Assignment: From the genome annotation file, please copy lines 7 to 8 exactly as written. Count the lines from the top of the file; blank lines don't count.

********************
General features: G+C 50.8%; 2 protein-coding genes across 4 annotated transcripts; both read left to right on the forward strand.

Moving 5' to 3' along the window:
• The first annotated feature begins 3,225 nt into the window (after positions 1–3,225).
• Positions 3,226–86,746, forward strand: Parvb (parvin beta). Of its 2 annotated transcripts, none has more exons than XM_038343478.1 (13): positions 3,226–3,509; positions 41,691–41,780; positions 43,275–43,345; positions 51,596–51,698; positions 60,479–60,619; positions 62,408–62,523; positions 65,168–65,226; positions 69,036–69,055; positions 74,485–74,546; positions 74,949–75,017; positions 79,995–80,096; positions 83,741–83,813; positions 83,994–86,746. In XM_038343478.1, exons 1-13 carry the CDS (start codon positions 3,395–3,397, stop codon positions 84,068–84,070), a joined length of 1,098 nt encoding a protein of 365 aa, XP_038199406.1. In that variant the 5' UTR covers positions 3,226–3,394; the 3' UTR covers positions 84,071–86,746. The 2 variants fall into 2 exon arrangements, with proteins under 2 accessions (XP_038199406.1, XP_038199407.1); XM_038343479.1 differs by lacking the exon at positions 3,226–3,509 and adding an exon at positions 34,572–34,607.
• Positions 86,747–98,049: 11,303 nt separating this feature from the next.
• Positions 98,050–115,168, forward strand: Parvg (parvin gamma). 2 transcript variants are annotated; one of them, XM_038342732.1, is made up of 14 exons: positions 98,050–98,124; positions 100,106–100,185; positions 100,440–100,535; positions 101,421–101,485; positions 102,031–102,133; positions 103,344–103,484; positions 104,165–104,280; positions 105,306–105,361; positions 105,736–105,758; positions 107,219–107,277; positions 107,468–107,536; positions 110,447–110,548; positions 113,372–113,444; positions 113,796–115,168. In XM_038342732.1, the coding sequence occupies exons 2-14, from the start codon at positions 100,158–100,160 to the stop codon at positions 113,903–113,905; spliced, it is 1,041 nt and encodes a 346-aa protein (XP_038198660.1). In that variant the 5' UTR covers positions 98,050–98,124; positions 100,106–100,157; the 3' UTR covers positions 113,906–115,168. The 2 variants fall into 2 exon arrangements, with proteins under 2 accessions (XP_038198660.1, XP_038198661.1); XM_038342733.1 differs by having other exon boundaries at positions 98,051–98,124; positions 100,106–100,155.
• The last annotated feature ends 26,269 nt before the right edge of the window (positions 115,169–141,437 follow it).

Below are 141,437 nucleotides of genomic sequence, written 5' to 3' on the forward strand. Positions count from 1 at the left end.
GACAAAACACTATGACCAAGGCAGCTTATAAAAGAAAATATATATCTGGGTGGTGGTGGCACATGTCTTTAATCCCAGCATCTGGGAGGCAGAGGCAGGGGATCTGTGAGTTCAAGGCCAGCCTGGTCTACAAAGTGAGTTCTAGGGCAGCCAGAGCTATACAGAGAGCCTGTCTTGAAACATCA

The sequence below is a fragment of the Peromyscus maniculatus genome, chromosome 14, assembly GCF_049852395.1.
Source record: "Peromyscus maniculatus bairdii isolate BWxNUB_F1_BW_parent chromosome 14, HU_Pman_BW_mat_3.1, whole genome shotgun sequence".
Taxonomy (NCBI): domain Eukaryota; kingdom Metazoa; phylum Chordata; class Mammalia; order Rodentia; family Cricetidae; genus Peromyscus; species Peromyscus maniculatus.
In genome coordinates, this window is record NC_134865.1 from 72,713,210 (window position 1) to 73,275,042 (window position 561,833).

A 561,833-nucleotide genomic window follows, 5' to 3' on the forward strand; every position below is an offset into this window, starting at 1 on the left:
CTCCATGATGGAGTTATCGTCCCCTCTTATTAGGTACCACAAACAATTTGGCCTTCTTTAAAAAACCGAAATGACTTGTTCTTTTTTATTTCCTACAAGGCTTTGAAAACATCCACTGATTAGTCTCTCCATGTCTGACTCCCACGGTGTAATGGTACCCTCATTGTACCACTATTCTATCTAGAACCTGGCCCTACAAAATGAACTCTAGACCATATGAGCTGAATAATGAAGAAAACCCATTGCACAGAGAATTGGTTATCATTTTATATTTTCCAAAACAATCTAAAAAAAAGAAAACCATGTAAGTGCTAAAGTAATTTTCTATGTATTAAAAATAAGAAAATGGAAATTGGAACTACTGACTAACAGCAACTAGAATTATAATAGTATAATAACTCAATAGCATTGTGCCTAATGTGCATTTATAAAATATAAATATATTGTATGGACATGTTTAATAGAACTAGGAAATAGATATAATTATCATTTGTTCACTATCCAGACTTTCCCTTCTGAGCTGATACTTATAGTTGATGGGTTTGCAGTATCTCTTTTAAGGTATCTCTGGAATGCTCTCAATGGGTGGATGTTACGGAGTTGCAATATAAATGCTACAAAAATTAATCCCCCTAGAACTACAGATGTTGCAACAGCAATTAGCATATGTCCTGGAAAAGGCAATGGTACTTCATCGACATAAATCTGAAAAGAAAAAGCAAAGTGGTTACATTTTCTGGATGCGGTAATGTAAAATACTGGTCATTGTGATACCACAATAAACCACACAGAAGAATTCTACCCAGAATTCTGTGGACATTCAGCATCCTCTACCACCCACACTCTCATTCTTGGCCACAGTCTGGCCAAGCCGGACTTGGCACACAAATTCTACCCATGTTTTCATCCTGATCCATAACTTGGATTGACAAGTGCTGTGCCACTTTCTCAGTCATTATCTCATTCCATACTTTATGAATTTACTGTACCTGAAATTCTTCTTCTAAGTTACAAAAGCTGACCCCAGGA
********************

• The last annotated feature ends 26,269 nt before the right edge of the window (positions 115,169–141,437 follow it).

Below are 141,437 nucleotides of genomic sequence, written 5' to 3' on the forward strand. Positions count from 1 at the left end.